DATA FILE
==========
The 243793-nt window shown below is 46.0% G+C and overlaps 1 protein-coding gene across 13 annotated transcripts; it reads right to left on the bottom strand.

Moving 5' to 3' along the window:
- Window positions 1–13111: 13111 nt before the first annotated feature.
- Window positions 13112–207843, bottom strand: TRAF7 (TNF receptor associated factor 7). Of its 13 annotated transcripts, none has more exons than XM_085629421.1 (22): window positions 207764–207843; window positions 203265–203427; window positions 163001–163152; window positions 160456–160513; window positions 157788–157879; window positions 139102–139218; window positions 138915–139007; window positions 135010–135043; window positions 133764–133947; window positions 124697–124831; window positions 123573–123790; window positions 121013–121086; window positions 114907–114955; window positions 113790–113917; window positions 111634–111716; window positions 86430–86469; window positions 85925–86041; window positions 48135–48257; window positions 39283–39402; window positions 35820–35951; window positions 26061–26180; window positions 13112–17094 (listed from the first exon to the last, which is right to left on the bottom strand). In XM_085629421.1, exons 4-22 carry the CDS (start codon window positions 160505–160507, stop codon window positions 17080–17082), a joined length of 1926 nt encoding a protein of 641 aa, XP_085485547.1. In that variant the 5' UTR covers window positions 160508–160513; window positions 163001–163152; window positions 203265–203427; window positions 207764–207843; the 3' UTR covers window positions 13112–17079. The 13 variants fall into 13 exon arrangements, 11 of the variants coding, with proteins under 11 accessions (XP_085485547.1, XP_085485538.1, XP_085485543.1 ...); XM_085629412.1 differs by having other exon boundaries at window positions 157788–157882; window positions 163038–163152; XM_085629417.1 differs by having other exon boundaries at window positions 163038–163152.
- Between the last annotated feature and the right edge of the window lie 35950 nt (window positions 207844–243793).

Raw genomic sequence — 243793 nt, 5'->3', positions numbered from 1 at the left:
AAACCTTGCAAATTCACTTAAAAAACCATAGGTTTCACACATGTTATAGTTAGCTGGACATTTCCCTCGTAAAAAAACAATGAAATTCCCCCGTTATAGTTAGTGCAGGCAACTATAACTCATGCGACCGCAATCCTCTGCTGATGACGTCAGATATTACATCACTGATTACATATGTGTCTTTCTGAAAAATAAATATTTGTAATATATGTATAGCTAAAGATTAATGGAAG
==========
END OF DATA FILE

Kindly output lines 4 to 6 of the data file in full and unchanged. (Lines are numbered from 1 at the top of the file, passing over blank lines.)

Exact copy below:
- Window positions 13112–207843, bottom strand: TRAF7 (TNF receptor associated factor 7). Of its 13 annotated transcripts, none has more exons than XM_085629421.1 (22): window positions 207764–207843; window positions 203265–203427; window positions 163001–163152; window positions 160456–160513; window positions 157788–157879; window positions 139102–139218; window positions 138915–139007; window positions 135010–135043; window positions 133764–133947; window positions 124697–124831; window positions 123573–123790; window positions 121013–121086; window positions 114907–114955; window positions 113790–113917; window positions 111634–111716; window positions 86430–86469; window positions 85925–86041; window positions 48135–48257; window positions 39283–39402; window positions 35820–35951; window positions 26061–26180; window positions 13112–17094 (listed from the first exon to the last, which is right to left on the bottom strand). In XM_085629421.1, exons 4-22 carry the CDS (start codon window positions 160505–160507, stop codon window positions 17080–17082), a joined length of 1926 nt encoding a protein of 641 aa, XP_085485547.1. In that variant the 5' UTR covers window positions 160508–160513; window positions 163001–163152; window positions 203265–203427; window positions 207764–207843; the 3' UTR covers window positions 13112–17079. The 13 variants fall into 13 exon arrangements, 11 of the variants coding, with proteins under 11 accessions (XP_085485547.1, XP_085485538.1, XP_085485543.1 ...); XM_085629412.1 differs by having other exon boundaries at window positions 157788–157882; window positions 163038–163152; XM_085629417.1 differs by having other exon boundaries at window positions 163038–163152.
- Between the last annotated feature and the right edge of the window lie 35950 nt (window positions 207844–243793).

Raw genomic sequence — 243793 nt, 5'->3', positions numbered from 1 at the left: